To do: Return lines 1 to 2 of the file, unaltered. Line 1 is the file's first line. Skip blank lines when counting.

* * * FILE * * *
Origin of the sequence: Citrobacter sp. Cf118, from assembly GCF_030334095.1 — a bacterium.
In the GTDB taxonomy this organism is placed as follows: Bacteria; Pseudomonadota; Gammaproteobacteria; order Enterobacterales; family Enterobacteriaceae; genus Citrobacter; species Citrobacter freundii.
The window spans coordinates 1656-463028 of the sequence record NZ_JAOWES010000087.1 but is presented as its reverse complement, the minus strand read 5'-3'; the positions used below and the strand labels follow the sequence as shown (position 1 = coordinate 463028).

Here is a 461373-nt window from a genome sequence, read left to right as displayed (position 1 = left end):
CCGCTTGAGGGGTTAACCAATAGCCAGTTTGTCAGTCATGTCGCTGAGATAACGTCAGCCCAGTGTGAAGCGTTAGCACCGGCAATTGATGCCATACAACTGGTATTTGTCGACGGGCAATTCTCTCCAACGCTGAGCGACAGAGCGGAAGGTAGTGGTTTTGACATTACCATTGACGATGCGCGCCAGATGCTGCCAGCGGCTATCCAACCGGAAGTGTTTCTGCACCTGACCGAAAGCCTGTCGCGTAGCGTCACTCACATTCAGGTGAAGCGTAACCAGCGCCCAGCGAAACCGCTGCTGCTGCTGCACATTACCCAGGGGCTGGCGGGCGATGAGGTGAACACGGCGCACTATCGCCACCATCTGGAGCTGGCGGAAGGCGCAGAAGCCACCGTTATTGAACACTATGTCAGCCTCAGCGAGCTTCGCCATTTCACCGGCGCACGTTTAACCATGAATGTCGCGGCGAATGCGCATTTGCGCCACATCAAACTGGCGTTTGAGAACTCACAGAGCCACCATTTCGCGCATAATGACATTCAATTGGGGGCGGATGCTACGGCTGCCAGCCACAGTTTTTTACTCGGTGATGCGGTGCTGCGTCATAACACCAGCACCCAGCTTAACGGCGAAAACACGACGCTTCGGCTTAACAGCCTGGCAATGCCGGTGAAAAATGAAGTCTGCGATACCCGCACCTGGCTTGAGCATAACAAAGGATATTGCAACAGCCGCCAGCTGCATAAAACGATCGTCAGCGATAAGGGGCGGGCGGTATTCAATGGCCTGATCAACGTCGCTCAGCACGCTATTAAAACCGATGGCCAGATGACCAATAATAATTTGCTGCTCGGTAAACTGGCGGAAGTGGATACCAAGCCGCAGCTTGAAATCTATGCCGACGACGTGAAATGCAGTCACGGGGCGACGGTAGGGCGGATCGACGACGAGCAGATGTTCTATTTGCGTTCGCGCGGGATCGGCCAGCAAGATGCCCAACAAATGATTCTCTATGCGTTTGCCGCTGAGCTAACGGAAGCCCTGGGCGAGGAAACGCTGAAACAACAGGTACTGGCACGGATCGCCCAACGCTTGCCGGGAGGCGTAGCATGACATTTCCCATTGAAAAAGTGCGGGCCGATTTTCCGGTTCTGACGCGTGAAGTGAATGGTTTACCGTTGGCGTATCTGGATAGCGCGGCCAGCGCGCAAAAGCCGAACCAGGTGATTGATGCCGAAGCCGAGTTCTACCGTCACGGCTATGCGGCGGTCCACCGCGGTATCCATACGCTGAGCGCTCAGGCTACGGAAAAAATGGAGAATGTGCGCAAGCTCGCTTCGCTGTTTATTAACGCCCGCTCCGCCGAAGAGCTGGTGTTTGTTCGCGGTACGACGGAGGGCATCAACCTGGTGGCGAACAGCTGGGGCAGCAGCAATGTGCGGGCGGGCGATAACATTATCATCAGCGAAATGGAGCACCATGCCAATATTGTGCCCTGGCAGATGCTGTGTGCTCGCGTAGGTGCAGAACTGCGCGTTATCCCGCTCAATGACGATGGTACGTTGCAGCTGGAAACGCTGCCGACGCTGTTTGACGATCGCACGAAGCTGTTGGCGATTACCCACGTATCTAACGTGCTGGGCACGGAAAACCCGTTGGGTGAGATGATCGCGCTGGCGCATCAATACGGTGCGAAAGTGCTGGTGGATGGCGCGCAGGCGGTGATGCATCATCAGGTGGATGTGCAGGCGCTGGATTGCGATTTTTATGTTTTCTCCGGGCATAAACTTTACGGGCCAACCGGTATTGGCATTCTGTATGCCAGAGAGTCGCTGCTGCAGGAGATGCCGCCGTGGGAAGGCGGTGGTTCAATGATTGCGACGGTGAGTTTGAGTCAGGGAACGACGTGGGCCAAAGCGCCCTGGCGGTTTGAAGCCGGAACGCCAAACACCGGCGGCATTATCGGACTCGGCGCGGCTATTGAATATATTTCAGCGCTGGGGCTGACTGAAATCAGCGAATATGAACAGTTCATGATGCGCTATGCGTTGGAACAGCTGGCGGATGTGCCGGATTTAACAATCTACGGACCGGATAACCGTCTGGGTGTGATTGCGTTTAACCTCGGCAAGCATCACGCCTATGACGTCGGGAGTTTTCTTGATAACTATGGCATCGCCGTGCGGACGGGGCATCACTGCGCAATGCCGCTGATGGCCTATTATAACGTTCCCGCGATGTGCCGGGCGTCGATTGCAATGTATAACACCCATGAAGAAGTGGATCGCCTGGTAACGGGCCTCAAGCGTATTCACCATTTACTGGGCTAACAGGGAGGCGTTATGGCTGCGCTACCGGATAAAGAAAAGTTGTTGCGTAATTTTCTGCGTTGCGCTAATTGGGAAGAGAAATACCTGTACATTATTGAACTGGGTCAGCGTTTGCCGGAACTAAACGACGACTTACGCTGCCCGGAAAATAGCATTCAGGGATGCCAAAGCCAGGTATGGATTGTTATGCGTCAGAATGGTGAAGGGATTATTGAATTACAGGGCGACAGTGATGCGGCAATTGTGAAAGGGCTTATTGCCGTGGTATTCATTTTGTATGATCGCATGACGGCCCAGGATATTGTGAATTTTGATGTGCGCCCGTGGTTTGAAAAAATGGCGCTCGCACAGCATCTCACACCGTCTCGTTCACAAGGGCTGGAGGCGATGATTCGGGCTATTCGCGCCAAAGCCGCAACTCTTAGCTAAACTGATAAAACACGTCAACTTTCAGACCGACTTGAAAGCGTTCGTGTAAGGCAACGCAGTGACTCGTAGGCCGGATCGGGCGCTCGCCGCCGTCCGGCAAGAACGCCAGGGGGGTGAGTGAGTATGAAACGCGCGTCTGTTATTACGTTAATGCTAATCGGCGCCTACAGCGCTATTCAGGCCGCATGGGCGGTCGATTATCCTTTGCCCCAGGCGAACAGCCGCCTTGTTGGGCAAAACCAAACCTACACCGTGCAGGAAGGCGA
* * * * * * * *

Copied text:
Origin of the sequence: Citrobacter sp. Cf118, from assembly GCF_030334095.1 — a bacterium.
In the GTDB taxonomy this organism is placed as follows: Bacteria; Pseudomonadota; Gammaproteobacteria; order Enterobacterales; family Enterobacteriaceae; genus Citrobacter; species Citrobacter freundii.